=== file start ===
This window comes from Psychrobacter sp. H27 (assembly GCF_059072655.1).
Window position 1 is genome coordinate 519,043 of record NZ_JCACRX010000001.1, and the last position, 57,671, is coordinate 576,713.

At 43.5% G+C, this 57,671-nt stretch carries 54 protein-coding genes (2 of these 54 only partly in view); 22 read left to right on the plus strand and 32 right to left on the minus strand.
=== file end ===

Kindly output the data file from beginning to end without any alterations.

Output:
This window comes from Psychrobacter sp. H27 (assembly GCF_059072655.1).
Window position 1 is genome coordinate 519,043 of record NZ_JCACRX010000001.1, and the last position, 57,671, is coordinate 576,713.

At 43.5% G+C, this 57,671-nt stretch carries 54 protein-coding genes (2 of these 54 only partly in view); 22 read left to right on the plus strand and 32 right to left on the minus strand.